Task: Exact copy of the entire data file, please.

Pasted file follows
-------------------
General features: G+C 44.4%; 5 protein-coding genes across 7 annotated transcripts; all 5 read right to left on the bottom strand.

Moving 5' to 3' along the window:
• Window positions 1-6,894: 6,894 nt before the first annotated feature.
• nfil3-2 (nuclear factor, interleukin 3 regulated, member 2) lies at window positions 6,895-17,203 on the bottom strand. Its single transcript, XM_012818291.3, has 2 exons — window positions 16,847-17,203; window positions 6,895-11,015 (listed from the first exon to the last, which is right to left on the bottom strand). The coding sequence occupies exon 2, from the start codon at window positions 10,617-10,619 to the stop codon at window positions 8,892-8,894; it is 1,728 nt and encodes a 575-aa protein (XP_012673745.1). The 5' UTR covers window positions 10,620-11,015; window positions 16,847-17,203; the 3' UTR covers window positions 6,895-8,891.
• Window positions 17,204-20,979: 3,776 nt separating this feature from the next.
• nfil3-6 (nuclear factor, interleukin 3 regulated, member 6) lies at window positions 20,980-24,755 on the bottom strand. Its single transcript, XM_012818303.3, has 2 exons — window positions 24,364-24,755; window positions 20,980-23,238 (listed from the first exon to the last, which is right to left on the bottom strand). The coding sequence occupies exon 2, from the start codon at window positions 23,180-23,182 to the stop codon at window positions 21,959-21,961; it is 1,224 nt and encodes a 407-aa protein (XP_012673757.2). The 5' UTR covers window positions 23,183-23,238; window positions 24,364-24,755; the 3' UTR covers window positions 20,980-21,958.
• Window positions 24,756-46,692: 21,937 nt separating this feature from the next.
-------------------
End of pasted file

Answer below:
General features: G+C 44.4%; 5 protein-coding genes across 7 annotated transcripts; all 5 read right to left on the bottom strand.

Moving 5' to 3' along the window:
• Window positions 1-6,894: 6,894 nt before the first annotated feature.
• nfil3-2 (nuclear factor, interleukin 3 regulated, member 2) lies at window positions 6,895-17,203 on the bottom strand. Its single transcript, XM_012818291.3, has 2 exons — window positions 16,847-17,203; window positions 6,895-11,015 (listed from the first exon to the last, which is right to left on the bottom strand). The coding sequence occupies exon 2, from the start codon at window positions 10,617-10,619 to the stop codon at window positions 8,892-8,894; it is 1,728 nt and encodes a 575-aa protein (XP_012673745.1). The 5' UTR covers window positions 10,620-11,015; window positions 16,847-17,203; the 3' UTR covers window positions 6,895-8,891.
• Window positions 17,204-20,979: 3,776 nt separating this feature from the next.
• nfil3-6 (nuclear factor, interleukin 3 regulated, member 6) lies at window positions 20,980-24,755 on the bottom strand. Its single transcript, XM_012818303.3, has 2 exons — window positions 24,364-24,755; window positions 20,980-23,238 (listed from the first exon to the last, which is right to left on the bottom strand). The coding sequence occupies exon 2, from the start codon at window positions 23,180-23,182 to the stop codon at window positions 21,959-21,961; it is 1,224 nt and encodes a 407-aa protein (XP_012673757.2). The 5' UTR covers window positions 23,183-23,238; window positions 24,364-24,755; the 3' UTR covers window positions 20,980-21,958.
• Window positions 24,756-46,692: 21,937 nt separating this feature from the next.